KJIPUKTUK (Halifax) – Questions were a little tougher for Community Services deputy minister Lynn Hartwell this Friday, on her second day as a witness at the human rights tribunal at the Best Westin on Chocolate Lake in Halifax.
The board of inquiry, chaired by J. Walter Thompson, must determine whether the lack of community living options for people with disabilities amounts to discrimination. The tribunal started in the spring, and has met for well over 20 days by now.
While Thursday’s questions for Hartwell, by government lawyer Kevin Kindred, were friendly, her responses could not hide how little concrete follow up there has been on the government’s grand promises contained in the 2014 disability roadmap. That roadmap lays out how large institutions for people who live with developmental disabilities would be phased out, and how to make their care more personalized.
Friday’s questions, by lawyers Claire McNeil and Vince Calderhead, were mostly of a technical nature, as they sought to establish the supporting evidence for their case.
In order to establish that discrimination occurs, part of the complainants argument is that Community Services discriminates against people who live with disabilities, when compared to able-bodied people who receive income assistance.
“There are slightly below 45,000 people (recipients and their dependents) who rely on Income Assistance,” said Hartwell. “We are obliged to support them. It does not matter where the person lives, they will get that support. People have freedom of mobility.”
In contrast, Hartwell confirmed that people depending on the department’s Disability Support Program frequently do not enjoy that choice, and must live where an opening exists, frequently in a large institution, frequently far away from where their loved ones reside.
As well, legally income assistance funding is uncapped, meaning the department cannot refuse to support individuals in need because all the money budgeted in a fiscal year is already spent. Meanwhile, as Hartwell confirmed, a person with disabilities is put on wait lists, both for budgetary reasons, and because there are no suitable small option home vacancies, etc.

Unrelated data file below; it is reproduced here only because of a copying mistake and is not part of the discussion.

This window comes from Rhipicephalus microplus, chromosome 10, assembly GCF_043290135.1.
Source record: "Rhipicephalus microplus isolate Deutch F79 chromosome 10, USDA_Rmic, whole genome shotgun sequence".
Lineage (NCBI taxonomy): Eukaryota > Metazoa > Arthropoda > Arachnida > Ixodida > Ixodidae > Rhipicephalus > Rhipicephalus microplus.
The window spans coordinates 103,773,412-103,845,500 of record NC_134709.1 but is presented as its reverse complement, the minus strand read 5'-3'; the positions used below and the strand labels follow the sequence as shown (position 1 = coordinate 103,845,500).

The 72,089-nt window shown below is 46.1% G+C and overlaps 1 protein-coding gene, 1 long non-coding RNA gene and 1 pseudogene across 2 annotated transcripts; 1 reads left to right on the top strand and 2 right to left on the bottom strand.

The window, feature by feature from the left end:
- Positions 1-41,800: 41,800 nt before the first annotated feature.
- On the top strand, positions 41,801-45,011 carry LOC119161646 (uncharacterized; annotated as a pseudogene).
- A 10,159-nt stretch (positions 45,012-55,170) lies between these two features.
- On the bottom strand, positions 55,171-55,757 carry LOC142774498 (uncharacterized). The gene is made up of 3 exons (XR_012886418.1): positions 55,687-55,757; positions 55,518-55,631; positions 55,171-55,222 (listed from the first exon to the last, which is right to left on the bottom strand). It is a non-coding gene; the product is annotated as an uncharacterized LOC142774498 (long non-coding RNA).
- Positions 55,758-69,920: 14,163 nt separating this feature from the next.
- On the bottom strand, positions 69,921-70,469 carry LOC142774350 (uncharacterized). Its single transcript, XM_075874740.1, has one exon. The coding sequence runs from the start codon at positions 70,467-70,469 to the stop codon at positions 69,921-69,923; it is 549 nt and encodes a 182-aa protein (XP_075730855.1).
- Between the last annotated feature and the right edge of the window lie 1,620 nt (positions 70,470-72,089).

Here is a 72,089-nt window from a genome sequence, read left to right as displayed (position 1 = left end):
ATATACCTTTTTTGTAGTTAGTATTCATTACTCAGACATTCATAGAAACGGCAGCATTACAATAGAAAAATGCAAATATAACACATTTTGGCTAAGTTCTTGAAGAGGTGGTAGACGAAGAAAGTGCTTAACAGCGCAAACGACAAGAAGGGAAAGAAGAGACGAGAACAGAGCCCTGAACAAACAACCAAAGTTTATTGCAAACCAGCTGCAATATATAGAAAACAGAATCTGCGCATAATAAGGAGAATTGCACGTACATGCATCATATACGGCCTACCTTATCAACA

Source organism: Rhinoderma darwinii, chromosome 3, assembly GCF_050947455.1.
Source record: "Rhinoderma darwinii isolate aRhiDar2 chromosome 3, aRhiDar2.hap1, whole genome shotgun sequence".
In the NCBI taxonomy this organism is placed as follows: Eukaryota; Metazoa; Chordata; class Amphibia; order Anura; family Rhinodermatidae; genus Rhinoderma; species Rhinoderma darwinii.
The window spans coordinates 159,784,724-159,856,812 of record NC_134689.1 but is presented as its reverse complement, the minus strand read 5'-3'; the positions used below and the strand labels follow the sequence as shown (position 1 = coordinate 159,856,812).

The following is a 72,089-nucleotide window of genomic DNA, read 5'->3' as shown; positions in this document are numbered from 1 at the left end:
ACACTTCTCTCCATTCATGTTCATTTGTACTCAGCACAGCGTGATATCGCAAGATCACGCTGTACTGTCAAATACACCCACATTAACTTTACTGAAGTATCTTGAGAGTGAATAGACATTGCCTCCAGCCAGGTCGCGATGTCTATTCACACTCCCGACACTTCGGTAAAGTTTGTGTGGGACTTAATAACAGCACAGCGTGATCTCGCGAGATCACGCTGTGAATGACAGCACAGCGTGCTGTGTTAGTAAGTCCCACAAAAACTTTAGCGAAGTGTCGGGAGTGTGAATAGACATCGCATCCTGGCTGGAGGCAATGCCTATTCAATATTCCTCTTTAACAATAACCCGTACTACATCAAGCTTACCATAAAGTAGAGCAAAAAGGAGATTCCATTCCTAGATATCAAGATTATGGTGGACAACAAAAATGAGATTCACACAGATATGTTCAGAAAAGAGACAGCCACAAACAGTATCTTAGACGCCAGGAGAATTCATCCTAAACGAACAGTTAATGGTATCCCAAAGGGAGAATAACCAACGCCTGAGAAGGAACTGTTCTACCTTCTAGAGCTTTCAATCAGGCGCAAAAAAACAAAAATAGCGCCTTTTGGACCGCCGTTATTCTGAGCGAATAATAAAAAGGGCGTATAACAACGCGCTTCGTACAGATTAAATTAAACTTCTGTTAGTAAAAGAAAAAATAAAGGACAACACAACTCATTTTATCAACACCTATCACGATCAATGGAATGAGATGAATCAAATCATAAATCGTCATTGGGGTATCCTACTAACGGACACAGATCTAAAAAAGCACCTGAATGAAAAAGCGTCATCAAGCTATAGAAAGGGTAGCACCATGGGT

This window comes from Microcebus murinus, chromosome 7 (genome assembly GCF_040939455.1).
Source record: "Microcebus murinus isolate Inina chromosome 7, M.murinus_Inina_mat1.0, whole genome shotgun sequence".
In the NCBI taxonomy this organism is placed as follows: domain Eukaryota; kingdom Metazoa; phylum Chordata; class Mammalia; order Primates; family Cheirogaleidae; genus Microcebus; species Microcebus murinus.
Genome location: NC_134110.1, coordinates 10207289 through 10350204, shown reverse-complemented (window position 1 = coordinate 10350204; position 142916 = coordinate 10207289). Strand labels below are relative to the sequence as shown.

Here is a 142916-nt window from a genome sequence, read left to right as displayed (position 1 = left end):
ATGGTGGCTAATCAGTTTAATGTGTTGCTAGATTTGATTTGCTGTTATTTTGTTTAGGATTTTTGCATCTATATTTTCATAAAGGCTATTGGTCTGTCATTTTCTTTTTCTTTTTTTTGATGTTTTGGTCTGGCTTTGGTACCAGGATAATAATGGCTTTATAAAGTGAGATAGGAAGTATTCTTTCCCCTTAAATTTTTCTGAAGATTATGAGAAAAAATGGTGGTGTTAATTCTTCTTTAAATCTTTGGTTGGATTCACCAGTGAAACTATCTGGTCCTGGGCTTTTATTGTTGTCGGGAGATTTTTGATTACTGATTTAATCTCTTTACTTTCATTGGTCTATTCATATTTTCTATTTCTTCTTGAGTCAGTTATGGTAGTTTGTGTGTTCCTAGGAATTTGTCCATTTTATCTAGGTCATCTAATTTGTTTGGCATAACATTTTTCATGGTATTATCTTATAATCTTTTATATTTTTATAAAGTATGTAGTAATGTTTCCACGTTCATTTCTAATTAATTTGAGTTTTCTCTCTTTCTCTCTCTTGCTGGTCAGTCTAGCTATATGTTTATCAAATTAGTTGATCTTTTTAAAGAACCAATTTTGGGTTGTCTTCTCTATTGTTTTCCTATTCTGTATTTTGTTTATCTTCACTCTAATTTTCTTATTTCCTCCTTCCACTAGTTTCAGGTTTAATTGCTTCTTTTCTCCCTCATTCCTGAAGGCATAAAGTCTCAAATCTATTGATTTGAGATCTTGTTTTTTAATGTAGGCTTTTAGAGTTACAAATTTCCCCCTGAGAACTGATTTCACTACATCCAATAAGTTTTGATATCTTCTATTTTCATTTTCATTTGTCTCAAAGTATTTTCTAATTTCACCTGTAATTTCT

Other questions focused on the nature of the so-called moratorium on the creation of new small option homes, that began in early 2000. The extent to which the moratorium reflected formal policy is something the government has lately been vague about. What became clear on Friday was that the moratorium was real, and that it meant exactly what the term suggests: no new small option homes.
As wait lists for suitable housing continue to increase (1,000 people waiting for suitable housing in 2009; 1,500 in 2018), effectively that moratorium is still in place.
Organizations such as the Community Homes Action Group (CHAG) recommend an investment in 25 new small option homes a year over the next three years, a demand taken up by many parents who sent letters to the minister of Finance prior to the tabling of the most recent budget.
This would mean an increase of 75 new supportive living homes across the province by 2021, meeting the needs of up to 300 people with disabilities currently on wait lists and living in inappropriate environments.
In contrast, on Friday we heard how two years ago the government committed to create a mere eight new small options homes, four in year one, and four more in year two.
And even that modest target was not met. Nothing happened in the first year, one new small option home now exists in the New Glasgow area; two more are in the planning stage, Hartwell said. Each small options home houses three to four residents.
We work within our allocated budgets, said Hartwell. “These budgets reflect budgetary constraints across government.”
It’s important to remember that this tribunal is fundamentally about individuals who languish in large institutions, and about parents who don’t know what will happen to their loved ones when they die.
Four years after the publication of the roadmap nothing has changed. Whatever we want to call it, effectively the moratorium still exists.
Maybe we should just call it austerity.
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